Race Discrimination Claims Against Comcast Survives Summary Judgment

In Boutin v. Comcast Cable Communications Management, LLC, 3:21-CV-1630 (SVN), 2023 WL 4564375 (D.Conn. July 17, 2023), the court, inter alia, denied defendant’s motion for summary judgment on plaintiff’s race-based discrimination claims.

In this case, plaintiff alleges that he was given a smaller raise, resulting from a negative performance evaluation, than he believed was warranted, because of his race and color.

From the decision:

Here, the Court holds that a reasonable jury could find in Plaintiff’s favor on his discrimination claims, so summary judgment would be inappropriate. Plaintiff testified that Gunning told him that, based on an investigation Gunning conducted, Plaintiff “didn’t have any issues” with his “numbers” in 2019, and Plaintiff’s “numbers” for 2019 did not show that he was ineffective. While the evidence on this issue is not robust, a jury could perceive Plaintiff’s testimony about Gunning’s representations as contradicting Defendant’s proffered reason for Plaintiff’s 2019 rating and resulting 0.5% raise. A reasonable jury could find, based on Gunning’s comments, that Plaintiff’s performance was not in fact quantitatively ineffective. A reasonable jury could further find, based on Lopez-Santos’ playing of the rap song and comment about Plaintiff’s complexion resembling that of a serial rapist, that Lopez-Santos harbored possible discriminatory animus and that such animus may have played a role in Plaintiff’s “Off Track” rating and resulting lower raise. Importantly, Lopez-Santos provided input for the rating and participated in the calibration meeting where the rating was confirmed.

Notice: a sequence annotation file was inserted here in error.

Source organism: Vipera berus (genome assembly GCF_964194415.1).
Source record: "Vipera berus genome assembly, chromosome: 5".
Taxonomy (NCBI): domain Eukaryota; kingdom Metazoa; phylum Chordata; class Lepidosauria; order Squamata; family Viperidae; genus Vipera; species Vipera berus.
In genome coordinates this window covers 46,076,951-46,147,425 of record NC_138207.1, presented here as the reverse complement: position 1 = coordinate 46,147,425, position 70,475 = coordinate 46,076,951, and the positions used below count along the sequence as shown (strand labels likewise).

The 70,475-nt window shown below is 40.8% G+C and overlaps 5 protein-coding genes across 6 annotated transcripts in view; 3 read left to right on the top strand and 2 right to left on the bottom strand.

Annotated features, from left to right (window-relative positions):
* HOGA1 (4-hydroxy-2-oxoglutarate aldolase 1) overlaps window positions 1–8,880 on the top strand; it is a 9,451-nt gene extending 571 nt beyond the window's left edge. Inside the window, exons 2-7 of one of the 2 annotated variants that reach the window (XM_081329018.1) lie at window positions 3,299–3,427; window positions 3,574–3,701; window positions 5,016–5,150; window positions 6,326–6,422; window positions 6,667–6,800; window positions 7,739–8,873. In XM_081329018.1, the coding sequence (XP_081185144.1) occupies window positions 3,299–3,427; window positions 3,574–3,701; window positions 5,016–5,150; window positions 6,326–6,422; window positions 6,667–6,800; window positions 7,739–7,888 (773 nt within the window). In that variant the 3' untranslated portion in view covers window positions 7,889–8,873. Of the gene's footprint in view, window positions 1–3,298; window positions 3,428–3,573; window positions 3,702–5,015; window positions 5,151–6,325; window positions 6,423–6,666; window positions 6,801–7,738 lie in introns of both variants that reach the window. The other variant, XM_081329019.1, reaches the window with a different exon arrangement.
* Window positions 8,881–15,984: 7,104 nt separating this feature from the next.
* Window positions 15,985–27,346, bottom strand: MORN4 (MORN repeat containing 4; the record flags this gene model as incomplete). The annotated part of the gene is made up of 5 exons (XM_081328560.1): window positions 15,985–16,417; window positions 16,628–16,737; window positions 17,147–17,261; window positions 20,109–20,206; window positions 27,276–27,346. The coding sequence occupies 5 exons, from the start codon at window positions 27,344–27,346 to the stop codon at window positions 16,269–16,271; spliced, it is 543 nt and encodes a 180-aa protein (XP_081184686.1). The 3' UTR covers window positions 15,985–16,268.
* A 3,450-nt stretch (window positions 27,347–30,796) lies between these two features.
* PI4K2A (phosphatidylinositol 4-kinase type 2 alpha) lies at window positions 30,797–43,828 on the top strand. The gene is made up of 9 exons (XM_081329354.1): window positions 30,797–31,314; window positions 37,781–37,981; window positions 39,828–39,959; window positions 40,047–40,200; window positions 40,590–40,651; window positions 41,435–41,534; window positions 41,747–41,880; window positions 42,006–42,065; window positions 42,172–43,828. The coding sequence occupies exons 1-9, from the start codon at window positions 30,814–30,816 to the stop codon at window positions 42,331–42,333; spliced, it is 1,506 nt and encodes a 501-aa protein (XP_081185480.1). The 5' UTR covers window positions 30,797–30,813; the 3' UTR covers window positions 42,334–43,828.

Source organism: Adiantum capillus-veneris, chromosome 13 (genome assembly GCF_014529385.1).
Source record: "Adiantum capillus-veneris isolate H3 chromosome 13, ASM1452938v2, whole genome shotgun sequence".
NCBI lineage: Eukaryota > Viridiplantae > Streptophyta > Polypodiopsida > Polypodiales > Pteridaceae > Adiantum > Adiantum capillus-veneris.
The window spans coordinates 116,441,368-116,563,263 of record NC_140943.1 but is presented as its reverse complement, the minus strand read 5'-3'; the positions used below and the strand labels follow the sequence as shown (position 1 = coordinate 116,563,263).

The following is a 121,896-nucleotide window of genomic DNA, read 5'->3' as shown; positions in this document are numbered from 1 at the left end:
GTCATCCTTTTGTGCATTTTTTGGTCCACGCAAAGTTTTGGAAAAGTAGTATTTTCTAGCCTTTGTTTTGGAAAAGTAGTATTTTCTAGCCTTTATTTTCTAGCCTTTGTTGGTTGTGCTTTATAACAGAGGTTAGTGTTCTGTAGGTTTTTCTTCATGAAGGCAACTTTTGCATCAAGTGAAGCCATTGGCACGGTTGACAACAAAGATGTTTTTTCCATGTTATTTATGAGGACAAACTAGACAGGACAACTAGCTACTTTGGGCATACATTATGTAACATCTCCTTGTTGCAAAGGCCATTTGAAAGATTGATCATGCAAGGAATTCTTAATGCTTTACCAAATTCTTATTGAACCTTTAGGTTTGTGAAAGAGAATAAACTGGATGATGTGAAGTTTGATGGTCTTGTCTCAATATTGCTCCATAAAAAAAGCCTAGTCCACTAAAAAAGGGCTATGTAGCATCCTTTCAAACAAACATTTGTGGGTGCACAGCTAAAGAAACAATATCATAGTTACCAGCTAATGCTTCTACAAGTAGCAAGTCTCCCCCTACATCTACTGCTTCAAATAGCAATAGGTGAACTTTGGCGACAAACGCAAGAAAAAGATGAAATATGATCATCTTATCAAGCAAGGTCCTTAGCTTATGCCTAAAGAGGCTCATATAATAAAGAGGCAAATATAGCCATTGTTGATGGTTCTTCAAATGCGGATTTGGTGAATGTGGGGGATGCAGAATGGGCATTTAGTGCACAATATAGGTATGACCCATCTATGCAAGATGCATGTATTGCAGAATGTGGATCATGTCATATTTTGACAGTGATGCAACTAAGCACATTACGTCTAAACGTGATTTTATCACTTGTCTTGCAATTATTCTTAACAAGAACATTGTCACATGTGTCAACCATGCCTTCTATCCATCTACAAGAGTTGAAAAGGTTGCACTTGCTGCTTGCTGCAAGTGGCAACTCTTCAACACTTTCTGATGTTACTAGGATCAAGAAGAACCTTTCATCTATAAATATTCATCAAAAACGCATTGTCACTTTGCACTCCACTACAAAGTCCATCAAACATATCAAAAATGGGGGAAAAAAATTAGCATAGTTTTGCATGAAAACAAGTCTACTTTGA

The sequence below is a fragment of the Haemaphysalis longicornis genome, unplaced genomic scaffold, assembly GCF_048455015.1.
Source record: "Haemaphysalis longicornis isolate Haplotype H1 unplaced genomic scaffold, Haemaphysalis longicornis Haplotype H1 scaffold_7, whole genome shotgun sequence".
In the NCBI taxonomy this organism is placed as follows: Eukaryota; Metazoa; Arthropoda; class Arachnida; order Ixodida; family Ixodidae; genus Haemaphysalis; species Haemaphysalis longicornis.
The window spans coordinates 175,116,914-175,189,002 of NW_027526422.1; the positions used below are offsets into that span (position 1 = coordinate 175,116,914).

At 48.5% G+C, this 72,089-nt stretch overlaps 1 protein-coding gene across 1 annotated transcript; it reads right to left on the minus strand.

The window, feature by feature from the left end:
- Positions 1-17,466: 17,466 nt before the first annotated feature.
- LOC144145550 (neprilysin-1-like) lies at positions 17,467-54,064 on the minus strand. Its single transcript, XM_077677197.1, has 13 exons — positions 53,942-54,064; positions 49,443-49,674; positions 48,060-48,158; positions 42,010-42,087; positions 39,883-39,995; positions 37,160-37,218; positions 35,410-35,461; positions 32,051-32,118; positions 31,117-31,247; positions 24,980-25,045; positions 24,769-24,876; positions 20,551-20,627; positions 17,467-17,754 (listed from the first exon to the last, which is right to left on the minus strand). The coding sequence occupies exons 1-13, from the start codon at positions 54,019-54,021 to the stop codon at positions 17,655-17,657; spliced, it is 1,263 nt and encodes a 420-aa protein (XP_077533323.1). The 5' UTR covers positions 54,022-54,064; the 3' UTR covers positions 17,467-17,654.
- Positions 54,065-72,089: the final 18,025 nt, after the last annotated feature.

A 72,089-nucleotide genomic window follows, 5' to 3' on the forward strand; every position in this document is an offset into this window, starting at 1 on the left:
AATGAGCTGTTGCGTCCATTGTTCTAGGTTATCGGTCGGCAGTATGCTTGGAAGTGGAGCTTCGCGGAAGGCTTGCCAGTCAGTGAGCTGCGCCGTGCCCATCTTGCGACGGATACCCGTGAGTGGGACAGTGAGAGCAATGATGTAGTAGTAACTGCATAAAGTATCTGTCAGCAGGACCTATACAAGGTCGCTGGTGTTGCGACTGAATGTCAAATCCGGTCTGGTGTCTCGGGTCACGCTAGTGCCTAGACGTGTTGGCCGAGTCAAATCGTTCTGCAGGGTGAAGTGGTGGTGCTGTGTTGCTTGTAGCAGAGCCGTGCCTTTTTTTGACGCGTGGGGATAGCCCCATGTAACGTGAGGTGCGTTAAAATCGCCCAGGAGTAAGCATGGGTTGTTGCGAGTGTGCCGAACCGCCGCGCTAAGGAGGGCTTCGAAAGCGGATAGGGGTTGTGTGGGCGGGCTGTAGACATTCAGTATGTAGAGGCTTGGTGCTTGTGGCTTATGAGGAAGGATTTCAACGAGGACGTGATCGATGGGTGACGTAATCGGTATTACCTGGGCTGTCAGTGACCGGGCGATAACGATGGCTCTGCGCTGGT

Based on this, the court held that the evidence of the comments, together with plaintiff’s prima facie case, are sufficient to withstand summary judgment as to plaintiff’s discrimination claims.

While the court denied defendant’s motion for summary judgment as to plaintiff’s discrimination claims, it held that the playing of the rap song – which featured the “n-word” several times – was insufficient to create a “hostile work environment.”

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